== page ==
Around this time I began following up sasquatch reports in Ontario (the province in which I grew up, and continue to visit at least once a year). I was able to photograph the excellent cast made by a high school student in June, 1977. This cast illustrates an anatomical feature of the sasquatch foot occasionally observed by others. This is the relatively straight line across the base of the toes, a situation which differs from the human foot in which this line slopes towards the little toe at the outside of the foot. (This feature shows up the track cast in Texas by researcher Rand Trusty.)

In 1998 I visited northern Manitoba where I heard sasquatch reports firsthand from several eyewitnesses. In the spring of 2001, I spent 2 weeks in Manitoba and heard an additional 26 reports.

In 2001, I was invited to address the first Conference hosted by the Texas Bigfoot Society. It was held in Jefferson, in northeast Texas. My wife, Joan, and I spent most of September touring western, southwestern and south central US as part of the travel to and from the conference.

Whereas many people see the extensive coniferous forests of the Pacific Northwest as great wildlife habitat, I, as a wildlife biologist, am aware that the richest wildlife habitats in this region are the small pockets of deciduous forest. Recognizing the much higher value of deciduous forest as wildlife habitat, I have less trouble accepting the presence of sasquatches in Central and eastern Canada, and the midwestern, eastern and southern US. Home ranges for a large mammal in such habitat would likely be smaller than that required in the less productive coniferous forests of the Pacific Northwest. (Having said that, there is one area of the Pacific Northwest that is very productive indeed. That is the coast with its rich shellfish resources.)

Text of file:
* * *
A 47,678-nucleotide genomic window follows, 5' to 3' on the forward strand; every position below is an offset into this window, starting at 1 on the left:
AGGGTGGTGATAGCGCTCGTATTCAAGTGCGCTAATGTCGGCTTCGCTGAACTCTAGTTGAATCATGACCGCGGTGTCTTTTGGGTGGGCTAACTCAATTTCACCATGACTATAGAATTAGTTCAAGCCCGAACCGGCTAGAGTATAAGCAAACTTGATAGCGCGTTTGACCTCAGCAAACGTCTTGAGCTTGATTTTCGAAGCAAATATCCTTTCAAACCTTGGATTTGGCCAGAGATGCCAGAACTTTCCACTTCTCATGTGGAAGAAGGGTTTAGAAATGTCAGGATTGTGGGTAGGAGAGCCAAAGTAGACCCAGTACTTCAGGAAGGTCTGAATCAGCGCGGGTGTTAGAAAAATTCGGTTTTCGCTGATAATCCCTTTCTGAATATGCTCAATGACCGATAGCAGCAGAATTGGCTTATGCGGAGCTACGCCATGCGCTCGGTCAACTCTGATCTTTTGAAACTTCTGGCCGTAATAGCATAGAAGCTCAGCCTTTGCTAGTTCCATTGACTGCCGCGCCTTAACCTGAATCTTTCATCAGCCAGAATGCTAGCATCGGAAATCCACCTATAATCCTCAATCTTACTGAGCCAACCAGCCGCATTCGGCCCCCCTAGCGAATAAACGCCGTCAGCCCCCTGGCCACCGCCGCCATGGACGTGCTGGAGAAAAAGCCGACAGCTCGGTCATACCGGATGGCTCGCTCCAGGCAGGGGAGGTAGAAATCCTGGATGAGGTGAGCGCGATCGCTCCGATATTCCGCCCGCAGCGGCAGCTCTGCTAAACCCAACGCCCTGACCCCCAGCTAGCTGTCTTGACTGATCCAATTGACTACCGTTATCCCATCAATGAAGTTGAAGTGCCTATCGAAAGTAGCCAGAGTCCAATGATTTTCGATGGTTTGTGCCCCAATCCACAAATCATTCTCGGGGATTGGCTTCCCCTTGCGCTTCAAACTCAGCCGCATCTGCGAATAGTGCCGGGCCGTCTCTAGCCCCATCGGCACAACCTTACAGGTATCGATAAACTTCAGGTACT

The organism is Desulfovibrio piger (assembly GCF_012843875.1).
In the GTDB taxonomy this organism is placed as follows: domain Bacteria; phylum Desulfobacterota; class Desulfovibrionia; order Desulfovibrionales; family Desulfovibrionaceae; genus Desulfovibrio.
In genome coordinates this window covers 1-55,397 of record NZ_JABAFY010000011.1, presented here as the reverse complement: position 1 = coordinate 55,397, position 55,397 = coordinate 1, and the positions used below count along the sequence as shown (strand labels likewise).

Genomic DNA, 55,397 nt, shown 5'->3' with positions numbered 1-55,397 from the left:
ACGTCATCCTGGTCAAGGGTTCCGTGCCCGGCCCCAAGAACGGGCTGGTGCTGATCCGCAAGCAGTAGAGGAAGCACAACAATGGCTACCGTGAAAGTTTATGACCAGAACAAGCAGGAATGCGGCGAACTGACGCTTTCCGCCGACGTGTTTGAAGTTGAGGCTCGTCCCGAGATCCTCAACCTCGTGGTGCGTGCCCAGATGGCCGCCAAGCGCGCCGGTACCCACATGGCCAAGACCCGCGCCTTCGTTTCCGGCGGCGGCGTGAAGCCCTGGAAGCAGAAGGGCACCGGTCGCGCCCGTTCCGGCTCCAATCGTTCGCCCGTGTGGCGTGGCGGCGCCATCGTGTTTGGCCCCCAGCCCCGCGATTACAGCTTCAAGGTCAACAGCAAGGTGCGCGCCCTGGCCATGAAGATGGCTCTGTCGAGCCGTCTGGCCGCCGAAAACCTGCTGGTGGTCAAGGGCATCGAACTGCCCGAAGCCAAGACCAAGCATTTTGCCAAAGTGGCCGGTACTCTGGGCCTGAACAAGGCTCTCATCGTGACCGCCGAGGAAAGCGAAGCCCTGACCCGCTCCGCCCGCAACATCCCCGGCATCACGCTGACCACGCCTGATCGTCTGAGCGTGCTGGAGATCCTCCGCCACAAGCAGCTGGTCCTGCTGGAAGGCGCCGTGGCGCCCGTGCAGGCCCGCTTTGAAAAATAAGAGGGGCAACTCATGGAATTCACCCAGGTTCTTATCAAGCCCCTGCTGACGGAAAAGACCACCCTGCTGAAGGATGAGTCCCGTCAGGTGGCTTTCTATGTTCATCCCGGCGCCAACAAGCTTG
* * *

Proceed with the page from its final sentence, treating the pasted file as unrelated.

In 2000, I spent several days recording sasquatch reports by state and county from John Green's files. I subsequently mapped these reports to get a continental picture of the distribution of reports. I am currently attempting to publish the results. Despite shortcomings in the data, they show a number of things.


A map of western North America shows that:

(1) most reports do indeed come from provinces and states on the Pacific coast (northern California, Oregon, Washington, British Columbia.)

(2) There is a band of states and provinces just interior to the west coast states and provinces which also has high numbers of reports. These states and provinces include Alberta, Idaho, and Montana.

(3) States and provinces interior to these two bands tend to have fewer reports.

(4) Remarkably to some of us, there is another part of North America, the US midwest and east, in which some states have numbers of sasquatch reports high enough to be comparable with some states and provinces in the Pacific Northwest. These states are Ohio, Pennsylvania, and Maryland. Adjacent to and near these states are other states and provinces with relatively high numbers of reports: Michigan, New York, Manitoba. Somewhat by itself in southeastern US is Florida with a larger number of reports.

(5) Just as remarkable is the fact that almost every state east of the great plains has significant numbers of sasquatch reports. Texas is interesting in that most sasquatch reports from this state are from the well-wooded, well-watered eastern part, as opposed to the west Texas dry country which most people envision when they think of that state.In general terms these data support John Green's hypothesis that areas with over 20 inches of rainfall have more reports than areas with less rainfall. Very dry areas have very few reports indeed.